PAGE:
The word variously translated in verse 19 as "differences" (NIV), "factions" (NASB) and "heresies" (KJV) is the Greek word "hairesis" from which we derive the English transliteration "heresies." The literal meaning of this Greek term is "to divide or separate over opinions strongly held." In his statement to the Corinthian brethren, Paul was speaking about the problem of disciples of Christ dividing into warring factions over their cherished opinions. This word appears nine times in the NT writings. It is found in the list of the works of the flesh (Galatians 5:20), and Peter speaks of "false teachers among you who will secretly introduce destructive heresies" (2 Peter 2:1). In the book of Acts it is frequently translated by the word "sect." A form of this word, "hairetikos," appears once in the NT writings -- "Reject a heretic (factious man) after a first and second warning, knowing that such a man is perverted and is sinning, being self-condemned" (Titus 3:10-11).
It is hard to imagine that Paul is in any way commending the existence of "heresies" or "factions" in the Body of Jesus Christ, much less suggesting they should be promoted for the purpose of clarifying the distinction between Truth and falsehood. And yet, such is the view of some within Christendom.
It seems to me that the above misunderstanding is contrary to the clear teaching of the apostle Paul in Romans 14 regarding differing opinions. Rather than viewing varying perspectives as an opportunity for "choosing up sides," Paul writes, "Now accept the one who is weak in faith, but not for the purpose of passing judgment on his opinions" (Romans 14:1). Our obligation is not to fragment into warring factions, but to "accept one another, just as Christ also accepted us to the glory of God" (Romans 15:7).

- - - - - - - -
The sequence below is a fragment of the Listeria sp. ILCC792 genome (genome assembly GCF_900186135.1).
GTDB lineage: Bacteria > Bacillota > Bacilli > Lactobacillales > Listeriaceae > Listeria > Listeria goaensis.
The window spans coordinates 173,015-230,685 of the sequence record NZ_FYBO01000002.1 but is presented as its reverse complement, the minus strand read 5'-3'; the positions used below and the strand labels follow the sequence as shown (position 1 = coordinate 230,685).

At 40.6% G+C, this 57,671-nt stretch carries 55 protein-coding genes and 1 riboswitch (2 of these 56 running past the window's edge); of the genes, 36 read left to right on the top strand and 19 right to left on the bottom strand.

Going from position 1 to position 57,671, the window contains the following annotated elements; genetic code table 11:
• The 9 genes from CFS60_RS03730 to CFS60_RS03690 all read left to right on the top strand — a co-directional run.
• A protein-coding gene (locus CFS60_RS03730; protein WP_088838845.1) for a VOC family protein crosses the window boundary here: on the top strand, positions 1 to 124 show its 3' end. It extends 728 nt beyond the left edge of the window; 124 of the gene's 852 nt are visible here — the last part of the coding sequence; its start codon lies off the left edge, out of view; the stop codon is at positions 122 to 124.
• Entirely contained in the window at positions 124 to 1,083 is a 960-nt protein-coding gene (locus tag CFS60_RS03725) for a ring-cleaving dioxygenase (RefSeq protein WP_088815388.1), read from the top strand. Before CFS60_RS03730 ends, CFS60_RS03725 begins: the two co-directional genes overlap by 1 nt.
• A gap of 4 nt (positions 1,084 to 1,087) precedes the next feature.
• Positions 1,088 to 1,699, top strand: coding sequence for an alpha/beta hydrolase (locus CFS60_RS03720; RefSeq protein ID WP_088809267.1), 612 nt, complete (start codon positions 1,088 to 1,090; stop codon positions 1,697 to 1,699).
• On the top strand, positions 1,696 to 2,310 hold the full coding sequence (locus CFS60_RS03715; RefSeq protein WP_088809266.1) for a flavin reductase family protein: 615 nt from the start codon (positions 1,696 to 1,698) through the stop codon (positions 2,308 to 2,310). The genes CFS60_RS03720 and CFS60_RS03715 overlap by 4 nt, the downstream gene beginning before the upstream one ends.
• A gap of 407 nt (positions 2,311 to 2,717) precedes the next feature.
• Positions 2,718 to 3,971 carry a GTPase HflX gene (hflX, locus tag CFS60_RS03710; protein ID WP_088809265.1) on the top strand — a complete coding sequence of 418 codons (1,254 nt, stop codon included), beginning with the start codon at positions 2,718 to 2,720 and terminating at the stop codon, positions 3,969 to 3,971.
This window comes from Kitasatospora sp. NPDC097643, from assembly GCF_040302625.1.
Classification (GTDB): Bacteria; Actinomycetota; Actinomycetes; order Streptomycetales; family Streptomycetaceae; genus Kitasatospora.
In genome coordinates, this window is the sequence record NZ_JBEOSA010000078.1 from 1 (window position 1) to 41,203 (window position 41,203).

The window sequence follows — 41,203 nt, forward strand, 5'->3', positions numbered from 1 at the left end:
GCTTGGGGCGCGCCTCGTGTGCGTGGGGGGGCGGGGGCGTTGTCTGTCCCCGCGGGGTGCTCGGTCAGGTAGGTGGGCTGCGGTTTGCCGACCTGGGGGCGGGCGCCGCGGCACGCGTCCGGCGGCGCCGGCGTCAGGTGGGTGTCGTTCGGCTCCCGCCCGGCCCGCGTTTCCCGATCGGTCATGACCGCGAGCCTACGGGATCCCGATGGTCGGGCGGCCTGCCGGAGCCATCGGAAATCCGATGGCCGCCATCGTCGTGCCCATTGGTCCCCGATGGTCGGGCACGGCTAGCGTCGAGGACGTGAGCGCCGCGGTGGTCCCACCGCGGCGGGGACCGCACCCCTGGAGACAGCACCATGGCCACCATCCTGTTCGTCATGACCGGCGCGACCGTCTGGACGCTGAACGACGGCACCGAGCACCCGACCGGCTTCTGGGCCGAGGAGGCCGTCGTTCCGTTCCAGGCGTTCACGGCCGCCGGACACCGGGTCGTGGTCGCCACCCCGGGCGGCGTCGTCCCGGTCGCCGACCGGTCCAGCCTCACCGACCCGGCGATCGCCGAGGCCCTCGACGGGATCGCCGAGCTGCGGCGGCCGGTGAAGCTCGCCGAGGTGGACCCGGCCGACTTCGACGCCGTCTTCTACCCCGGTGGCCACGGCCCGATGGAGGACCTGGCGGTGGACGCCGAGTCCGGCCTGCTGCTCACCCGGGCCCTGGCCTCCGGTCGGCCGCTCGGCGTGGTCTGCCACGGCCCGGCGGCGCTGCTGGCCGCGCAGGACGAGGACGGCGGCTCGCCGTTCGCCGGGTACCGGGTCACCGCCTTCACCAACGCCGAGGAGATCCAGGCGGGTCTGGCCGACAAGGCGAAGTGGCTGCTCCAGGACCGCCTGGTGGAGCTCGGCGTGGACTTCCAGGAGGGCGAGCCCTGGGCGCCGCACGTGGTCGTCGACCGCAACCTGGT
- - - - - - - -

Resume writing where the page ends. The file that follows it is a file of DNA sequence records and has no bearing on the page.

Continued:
So what exactly IS the apostle Paul saying in his statement to the Corinthian brethren? I believe he is simply using a bit of sarcasm, a literary device not uncommon within the writings of this inspired author. "Sarcasm" is a figure of speech "used for the purpose of reproof and condemnation, and when the soul is too angry to conceal its bitterness. It is used to condemn some action by seeming to order it" (D.R. Dungan, Hermeneutics: The Science of Interpreting the Scriptures, page 319). Thus, by using sarcasm, Paul is neither commanding nor condoning heresies and division, he is condemning them! He seeks to shame the factionists who were fragmenting the One Body over their strongly held opinions. He was placing a spotlight upon their feuding over which group of opinionists was right and which was wrong.